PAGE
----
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  • Written By: Donald Stone, MD
    Cornea/External Disease

    The inhibition of vascular endothelial growth factor (VEGF) receptors has ushered in a new era in clinical ophthalmology. Motivated by the dramatic results seen in such diseases as choroidal neovascularization, clinicians have been eager to apply this class of medications to other diseases. The current report describes the treatment with a single subconjunctival injection of 2.5 mg of Avastin (bevacizumab) of three patients with corneal neovascularization and an active incipient graft rejection following keratoplasty.

    Each patient developed a transient decrease in neovascularization following bevacizumab treatment, but ultimately the pathologic vessels recurred and the corneas failed. A control patient with an old rejected corneal graft and longstanding corneal vessels also received the same bevacizumab treatment and demonstrated minimal or no response.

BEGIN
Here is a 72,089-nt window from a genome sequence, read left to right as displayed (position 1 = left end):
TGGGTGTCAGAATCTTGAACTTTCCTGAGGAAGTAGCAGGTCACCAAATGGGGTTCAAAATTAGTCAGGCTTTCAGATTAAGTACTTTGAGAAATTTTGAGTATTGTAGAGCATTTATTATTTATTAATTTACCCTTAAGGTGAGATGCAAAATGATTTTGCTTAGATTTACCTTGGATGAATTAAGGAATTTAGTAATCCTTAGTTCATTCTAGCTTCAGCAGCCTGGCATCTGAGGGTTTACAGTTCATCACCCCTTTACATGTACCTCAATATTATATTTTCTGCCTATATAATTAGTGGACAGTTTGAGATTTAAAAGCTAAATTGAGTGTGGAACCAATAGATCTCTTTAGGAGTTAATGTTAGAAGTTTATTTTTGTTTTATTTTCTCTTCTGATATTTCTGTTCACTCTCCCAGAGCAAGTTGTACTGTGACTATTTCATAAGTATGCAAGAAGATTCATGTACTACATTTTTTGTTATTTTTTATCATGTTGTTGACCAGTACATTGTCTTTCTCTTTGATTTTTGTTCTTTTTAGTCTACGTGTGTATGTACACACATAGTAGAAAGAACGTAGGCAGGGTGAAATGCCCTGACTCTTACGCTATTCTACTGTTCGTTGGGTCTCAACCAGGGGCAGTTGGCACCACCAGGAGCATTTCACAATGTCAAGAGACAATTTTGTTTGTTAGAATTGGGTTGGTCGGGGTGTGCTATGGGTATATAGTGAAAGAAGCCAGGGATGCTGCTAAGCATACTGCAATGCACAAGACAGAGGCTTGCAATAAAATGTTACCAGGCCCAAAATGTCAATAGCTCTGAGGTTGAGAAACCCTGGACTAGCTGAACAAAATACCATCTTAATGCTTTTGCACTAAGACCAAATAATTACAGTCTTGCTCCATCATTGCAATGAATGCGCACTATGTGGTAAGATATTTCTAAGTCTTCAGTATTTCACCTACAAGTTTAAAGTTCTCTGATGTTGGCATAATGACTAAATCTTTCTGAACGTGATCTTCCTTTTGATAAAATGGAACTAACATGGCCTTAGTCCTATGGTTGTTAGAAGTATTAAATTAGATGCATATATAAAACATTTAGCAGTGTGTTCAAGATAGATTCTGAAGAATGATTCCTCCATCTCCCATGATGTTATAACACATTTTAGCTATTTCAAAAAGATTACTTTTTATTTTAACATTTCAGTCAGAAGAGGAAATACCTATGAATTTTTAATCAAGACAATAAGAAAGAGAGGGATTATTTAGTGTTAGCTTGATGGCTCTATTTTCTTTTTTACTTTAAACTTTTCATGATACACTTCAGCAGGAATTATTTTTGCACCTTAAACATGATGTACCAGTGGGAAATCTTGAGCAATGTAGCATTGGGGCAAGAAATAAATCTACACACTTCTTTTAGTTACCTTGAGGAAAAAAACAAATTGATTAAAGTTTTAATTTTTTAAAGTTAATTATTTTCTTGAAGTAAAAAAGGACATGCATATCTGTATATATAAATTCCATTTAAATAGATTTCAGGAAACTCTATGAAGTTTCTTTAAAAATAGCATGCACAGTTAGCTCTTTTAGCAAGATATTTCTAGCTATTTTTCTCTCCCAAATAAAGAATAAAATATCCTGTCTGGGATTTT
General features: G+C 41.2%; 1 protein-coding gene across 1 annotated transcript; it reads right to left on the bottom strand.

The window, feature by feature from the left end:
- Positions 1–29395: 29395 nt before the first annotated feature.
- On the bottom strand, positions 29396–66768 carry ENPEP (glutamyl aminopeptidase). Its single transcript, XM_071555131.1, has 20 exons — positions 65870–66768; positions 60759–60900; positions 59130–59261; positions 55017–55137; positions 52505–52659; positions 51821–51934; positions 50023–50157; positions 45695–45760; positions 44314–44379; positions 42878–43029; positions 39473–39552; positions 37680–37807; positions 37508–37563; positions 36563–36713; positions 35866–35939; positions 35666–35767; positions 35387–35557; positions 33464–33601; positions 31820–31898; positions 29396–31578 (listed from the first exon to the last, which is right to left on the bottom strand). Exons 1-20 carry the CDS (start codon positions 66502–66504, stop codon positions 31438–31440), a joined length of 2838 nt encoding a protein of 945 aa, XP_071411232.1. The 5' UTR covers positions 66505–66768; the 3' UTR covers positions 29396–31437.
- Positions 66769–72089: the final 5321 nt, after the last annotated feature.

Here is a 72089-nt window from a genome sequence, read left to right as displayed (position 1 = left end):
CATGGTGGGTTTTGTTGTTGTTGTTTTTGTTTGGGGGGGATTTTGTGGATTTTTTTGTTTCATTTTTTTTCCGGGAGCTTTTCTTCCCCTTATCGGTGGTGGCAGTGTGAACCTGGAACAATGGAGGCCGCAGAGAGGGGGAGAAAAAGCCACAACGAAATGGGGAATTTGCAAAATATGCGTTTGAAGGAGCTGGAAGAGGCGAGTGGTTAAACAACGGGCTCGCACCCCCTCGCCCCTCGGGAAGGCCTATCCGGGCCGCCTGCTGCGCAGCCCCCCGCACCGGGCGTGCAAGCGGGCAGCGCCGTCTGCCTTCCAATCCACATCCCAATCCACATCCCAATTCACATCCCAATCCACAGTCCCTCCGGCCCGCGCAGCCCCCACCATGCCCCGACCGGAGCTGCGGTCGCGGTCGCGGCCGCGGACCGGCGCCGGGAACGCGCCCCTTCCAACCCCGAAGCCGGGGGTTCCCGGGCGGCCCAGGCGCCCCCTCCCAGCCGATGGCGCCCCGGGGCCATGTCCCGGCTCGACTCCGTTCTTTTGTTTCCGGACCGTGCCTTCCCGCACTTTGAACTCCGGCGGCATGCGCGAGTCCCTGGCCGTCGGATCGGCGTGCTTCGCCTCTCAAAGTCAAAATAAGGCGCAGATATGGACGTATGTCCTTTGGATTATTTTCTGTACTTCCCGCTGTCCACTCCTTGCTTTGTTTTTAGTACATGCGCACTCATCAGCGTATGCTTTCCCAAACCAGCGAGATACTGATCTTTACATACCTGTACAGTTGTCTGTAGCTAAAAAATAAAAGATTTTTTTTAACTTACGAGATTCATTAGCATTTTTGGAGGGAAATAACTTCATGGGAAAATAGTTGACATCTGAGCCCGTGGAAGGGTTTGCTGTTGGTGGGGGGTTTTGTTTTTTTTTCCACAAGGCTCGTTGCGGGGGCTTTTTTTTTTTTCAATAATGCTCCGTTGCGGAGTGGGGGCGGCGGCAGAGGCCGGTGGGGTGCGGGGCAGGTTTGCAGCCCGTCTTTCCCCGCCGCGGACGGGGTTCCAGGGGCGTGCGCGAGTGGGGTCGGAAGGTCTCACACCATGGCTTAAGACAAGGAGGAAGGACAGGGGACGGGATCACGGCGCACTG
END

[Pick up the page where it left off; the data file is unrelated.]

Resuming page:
The short-lived effect of bevacizumab in the other three patients suggests that a sustained inhibition of VEGF activity would be required to have a lasting effect on corneal neovascularization. Studies on the delivery of VEGF via repeated topical or subconjunctival administration, higher concentrations, or longer lasting molecules (such as VEGF traps) are necessary to determine if VEGF inhibition will gain a prominent role in the treatment of corneal disease.